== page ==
China breaks ground on futuristic supercomputer complex

China will be using its supercomputing capability for scientific research such as climate models, but also for military purposes

China has unveiled a sleek, ultramodern-appearing design for its new supercomputing center, apparently rejecting the windowless, boxy design of typical data center complexes in favor of an architectural style -- including a saucer-shaped building -- that may reflect the country's broader supercomputing ambitions.

A groundbreaking ceremony for the new National Supercomputing Center was held on Sunday. The facility, to be located in Changsha, in China's central Hunan province, will house the Tianhe-1A, which was ranked last month as the world's fastest supercomputer, at 2.5 petaflops.

China's National Supercomputing Center
A rendering of China's third National Supercomputing Center. China's Xinhua News Agency published the image on Monday.

Tad Davies, executive vice president of the Bick Group, a company whose work includes data center design, looked at the rendering and said it doesn't offer much in the way of specifics. Renderings are produced to "create impressions" rather than to reflect realities, he said.

Although Davies isn't sure which of the two buildings will house the supercomputer, the elevated round building would have to be constructed to handle the data center's significant weight loads. Also, round buildings are not space-efficient.

The round roof could be used to collect water. But the underground level visible in the image "would be an ideal location" for the computer, he said. The rectangular building is set to house labs, classrooms and offices, Davies suspects.

China has launched an aggressive supercomputing development schedule, according to slides from a presentation made by an official at the Supercomputing Center of Chinese Academy of Sciences at an exascale computing conference in October.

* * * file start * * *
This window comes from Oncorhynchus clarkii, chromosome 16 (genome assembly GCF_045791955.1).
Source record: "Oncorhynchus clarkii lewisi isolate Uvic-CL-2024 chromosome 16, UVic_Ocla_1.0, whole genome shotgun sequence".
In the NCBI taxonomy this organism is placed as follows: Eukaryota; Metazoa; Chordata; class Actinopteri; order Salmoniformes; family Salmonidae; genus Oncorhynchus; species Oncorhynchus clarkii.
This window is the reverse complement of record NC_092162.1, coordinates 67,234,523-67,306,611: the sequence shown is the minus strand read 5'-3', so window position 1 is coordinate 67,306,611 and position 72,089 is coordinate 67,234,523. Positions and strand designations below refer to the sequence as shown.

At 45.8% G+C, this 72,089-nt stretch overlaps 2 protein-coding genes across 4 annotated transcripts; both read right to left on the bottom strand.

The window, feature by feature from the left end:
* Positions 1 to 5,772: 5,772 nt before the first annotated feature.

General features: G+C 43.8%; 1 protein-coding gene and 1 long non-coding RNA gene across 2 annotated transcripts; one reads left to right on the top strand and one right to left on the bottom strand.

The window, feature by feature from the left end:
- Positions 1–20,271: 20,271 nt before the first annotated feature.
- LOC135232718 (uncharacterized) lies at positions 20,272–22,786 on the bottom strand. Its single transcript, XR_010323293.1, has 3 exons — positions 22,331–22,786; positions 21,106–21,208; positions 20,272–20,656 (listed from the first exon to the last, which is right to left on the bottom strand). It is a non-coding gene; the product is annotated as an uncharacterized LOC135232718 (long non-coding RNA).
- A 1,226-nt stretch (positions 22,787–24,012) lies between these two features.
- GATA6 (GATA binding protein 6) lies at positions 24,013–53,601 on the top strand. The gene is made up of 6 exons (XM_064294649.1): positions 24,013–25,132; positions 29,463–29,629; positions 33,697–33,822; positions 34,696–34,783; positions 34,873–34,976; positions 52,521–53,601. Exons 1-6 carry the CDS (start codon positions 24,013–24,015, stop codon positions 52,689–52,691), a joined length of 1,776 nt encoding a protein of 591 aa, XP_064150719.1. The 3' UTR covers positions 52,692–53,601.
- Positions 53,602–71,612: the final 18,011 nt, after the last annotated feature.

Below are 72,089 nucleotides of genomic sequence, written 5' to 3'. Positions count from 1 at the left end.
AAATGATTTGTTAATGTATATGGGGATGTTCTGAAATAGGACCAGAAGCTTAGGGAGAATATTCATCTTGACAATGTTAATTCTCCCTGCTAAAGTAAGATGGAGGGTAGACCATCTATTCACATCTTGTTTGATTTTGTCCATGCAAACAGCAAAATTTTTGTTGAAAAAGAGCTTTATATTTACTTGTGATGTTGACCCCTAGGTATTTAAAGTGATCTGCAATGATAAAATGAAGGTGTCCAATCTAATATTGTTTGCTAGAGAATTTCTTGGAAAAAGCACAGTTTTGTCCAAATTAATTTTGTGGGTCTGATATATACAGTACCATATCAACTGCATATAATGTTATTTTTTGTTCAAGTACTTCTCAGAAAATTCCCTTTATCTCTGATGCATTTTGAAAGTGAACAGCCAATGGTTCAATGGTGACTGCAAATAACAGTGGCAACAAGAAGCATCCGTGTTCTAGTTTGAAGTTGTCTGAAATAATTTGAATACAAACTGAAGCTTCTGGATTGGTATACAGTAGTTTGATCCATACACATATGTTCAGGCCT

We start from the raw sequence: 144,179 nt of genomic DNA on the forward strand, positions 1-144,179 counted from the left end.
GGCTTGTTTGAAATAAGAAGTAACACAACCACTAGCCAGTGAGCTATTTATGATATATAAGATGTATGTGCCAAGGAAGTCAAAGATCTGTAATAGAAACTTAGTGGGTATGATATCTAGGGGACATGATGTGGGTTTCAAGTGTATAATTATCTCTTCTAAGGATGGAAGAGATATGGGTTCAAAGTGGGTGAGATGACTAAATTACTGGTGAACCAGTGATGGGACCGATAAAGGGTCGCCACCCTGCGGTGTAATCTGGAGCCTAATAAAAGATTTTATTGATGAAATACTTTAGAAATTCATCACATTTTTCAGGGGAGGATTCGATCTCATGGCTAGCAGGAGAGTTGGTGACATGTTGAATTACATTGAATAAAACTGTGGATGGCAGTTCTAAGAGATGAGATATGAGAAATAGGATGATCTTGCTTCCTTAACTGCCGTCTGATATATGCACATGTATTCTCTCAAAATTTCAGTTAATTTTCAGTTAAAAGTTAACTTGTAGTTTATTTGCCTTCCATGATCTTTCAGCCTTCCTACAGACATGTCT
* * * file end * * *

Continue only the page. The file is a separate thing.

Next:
From 2011-2015, China wants to build at least one system capable of 50 to 100 petaflops. The U.S. plans to launch at least two 20-petaflop systems in 2012, one at Oak Ridge National Laboratory and the other at Lawrence Livermore National Laboratory.

China has set a target of 2016 to 2020 for its first exascale system (an exaflop is thousands of times faster than a petaflop). The U.S. has approved funding for initial steps in exascale funding but has not set aside funds for vendors to begin working with scientists on systems development.

China, like other countries, will be using its supercomputing capability for scientific research, such as sandstorm prediction and climate models, but also for military uses.

One slide that was part of the Chinese academy presentation that showed a jet plane and a military ship said that the system is being used for "stealth design of airplanes" and RCS, which may be an acronym for Radar Countermeasures System.

stealth aircraft research
This slide, from an academy presentation, illustrates electromagnetic scattering, part of the science behind the development of stealth aircraft.

China's increasing aerospace capabilities and its development of stealth aircraft was the subject of a hearing earlier this year by the U.S.-China Economic and Security Review Commission, where Wayne Ulman, the China issue manager at the National Air and Space Intelligence Center, said in testimony that the Chinese military "is working on a very comprehensive approach to information superiority."

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